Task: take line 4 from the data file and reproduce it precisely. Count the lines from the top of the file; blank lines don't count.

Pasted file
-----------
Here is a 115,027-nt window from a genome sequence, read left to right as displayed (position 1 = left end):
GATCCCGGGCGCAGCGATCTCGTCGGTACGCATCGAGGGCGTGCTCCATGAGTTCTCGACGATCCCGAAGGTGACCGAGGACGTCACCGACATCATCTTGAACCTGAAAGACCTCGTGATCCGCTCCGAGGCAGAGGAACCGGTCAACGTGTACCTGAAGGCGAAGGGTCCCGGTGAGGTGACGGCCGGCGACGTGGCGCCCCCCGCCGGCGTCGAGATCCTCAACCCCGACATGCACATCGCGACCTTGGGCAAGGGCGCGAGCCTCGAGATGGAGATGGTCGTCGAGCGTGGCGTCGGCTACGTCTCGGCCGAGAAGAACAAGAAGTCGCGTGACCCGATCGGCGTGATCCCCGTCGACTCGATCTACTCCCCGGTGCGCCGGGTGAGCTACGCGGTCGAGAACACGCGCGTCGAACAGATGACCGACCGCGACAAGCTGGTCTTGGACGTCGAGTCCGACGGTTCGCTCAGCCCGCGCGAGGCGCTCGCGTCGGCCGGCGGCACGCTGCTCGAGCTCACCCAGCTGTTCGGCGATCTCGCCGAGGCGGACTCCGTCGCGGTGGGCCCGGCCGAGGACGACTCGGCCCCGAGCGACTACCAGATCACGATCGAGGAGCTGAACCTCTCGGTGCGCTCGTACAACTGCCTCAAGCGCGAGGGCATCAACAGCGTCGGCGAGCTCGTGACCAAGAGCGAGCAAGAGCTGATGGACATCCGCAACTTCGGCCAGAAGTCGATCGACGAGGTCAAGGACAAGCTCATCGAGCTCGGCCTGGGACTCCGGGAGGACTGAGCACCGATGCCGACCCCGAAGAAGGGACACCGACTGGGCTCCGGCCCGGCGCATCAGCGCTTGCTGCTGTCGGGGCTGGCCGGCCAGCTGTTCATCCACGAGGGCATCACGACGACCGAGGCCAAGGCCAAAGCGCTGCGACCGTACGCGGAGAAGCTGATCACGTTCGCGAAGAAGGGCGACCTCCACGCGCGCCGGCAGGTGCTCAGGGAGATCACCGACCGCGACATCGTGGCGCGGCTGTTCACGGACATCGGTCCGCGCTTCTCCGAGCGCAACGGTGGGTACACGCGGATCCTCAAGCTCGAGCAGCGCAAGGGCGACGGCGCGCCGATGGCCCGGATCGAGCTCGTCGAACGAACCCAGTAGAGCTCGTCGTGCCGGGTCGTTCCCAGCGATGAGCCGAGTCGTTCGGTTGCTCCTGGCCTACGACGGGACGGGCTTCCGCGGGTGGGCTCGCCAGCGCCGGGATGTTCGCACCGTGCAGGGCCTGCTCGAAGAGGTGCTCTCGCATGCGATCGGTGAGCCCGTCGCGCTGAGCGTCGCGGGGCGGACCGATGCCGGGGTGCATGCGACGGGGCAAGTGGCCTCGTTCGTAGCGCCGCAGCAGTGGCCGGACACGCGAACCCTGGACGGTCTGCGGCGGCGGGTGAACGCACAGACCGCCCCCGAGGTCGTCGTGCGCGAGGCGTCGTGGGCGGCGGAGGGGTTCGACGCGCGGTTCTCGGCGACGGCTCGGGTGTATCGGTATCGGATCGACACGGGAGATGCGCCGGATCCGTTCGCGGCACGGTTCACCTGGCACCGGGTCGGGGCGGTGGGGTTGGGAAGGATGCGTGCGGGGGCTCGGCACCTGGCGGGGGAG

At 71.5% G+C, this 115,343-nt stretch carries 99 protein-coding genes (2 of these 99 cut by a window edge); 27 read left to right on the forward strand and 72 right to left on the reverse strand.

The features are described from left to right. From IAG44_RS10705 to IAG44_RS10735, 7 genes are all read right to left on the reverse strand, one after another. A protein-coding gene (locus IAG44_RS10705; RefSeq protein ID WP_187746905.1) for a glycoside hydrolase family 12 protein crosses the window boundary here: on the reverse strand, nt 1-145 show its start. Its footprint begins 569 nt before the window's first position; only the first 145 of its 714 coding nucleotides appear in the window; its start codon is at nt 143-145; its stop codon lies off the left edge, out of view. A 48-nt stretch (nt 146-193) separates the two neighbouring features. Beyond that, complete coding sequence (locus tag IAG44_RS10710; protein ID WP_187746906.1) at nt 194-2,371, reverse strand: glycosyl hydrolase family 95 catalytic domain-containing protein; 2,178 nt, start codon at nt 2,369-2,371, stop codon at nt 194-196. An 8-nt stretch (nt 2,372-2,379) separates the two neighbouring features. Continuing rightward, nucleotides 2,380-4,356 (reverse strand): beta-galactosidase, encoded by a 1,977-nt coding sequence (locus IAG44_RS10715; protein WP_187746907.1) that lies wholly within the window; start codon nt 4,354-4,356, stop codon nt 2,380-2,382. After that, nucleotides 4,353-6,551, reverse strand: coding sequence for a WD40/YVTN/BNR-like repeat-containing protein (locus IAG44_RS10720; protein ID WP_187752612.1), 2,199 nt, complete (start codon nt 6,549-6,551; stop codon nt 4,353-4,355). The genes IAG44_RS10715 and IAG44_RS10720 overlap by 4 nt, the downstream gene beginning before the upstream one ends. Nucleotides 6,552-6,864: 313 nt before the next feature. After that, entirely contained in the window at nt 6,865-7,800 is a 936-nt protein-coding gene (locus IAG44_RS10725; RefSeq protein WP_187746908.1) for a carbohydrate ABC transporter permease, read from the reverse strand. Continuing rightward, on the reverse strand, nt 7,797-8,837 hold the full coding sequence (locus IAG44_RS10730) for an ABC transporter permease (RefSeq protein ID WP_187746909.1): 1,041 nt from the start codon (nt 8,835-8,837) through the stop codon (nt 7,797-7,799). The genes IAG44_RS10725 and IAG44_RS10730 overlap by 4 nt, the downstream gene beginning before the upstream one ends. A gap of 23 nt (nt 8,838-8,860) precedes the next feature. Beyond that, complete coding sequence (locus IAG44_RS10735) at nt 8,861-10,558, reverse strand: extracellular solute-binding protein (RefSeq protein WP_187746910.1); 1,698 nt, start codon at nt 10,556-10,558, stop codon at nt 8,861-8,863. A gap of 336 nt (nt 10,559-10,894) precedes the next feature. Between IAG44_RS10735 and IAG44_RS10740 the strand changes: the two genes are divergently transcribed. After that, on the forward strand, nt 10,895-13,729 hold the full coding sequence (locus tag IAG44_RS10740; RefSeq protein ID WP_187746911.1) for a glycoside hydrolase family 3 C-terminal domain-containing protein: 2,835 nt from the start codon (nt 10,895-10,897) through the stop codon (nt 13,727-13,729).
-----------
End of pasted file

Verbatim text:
The features are described from left to right. From IAG44_RS10705 to IAG44_RS10735, 7 genes are all read right to left on the reverse strand, one after another. A protein-coding gene (locus IAG44_RS10705; RefSeq protein ID WP_187746905.1) for a glycoside hydrolase family 12 protein crosses the window boundary here: on the reverse strand, nt 1-145 show its start. Its footprint begins 569 nt before the window's first position; only the first 145 of its 714 coding nucleotides appear in the window; its start codon is at nt 143-145; its stop codon lies off the left edge, out of view. A 48-nt stretch (nt 146-193) separates the two neighbouring features. Beyond that, complete coding sequence (locus tag IAG44_RS10710; protein ID WP_187746906.1) at nt 194-2,371, reverse strand: glycosyl hydrolase family 95 catalytic domain-containing protein; 2,178 nt, start codon at nt 2,369-2,371, stop codon at nt 194-196. An 8-nt stretch (nt 2,372-2,379) separates the two neighbouring features. Continuing rightward, nucleotides 2,380-4,356 (reverse strand): beta-galactosidase, encoded by a 1,977-nt coding sequence (locus IAG44_RS10715; protein WP_187746907.1) that lies wholly within the window; start codon nt 4,354-4,356, stop codon nt 2,380-2,382. After that, nucleotides 4,353-6,551, reverse strand: coding sequence for a WD40/YVTN/BNR-like repeat-containing protein (locus IAG44_RS10720; protein ID WP_187752612.1), 2,199 nt, complete (start codon nt 6,549-6,551; stop codon nt 4,353-4,355). The genes IAG44_RS10715 and IAG44_RS10720 overlap by 4 nt, the downstream gene beginning before the upstream one ends. Nucleotides 6,552-6,864: 313 nt before the next feature. After that, entirely contained in the window at nt 6,865-7,800 is a 936-nt protein-coding gene (locus IAG44_RS10725; RefSeq protein WP_187746908.1) for a carbohydrate ABC transporter permease, read from the reverse strand. Continuing rightward, on the reverse strand, nt 7,797-8,837 hold the full coding sequence (locus IAG44_RS10730) for an ABC transporter permease (RefSeq protein ID WP_187746909.1): 1,041 nt from the start codon (nt 8,835-8,837) through the stop codon (nt 7,797-7,799). The genes IAG44_RS10725 and IAG44_RS10730 overlap by 4 nt, the downstream gene beginning before the upstream one ends. A gap of 23 nt (nt 8,838-8,860) precedes the next feature. Beyond that, complete coding sequence (locus IAG44_RS10735) at nt 8,861-10,558, reverse strand: extracellular solute-binding protein (RefSeq protein WP_187746910.1); 1,698 nt, start codon at nt 10,556-10,558, stop codon at nt 8,861-8,863. A gap of 336 nt (nt 10,559-10,894) precedes the next feature. Between IAG44_RS10735 and IAG44_RS10740 the strand changes: the two genes are divergently transcribed. After that, on the forward strand, nt 10,895-13,729 hold the full coding sequence (locus tag IAG44_RS10740; RefSeq protein ID WP_187746911.1) for a glycoside hydrolase family 3 C-terminal domain-containing protein: 2,835 nt from the start codon (nt 10,895-10,897) through the stop codon (nt 13,727-13,729).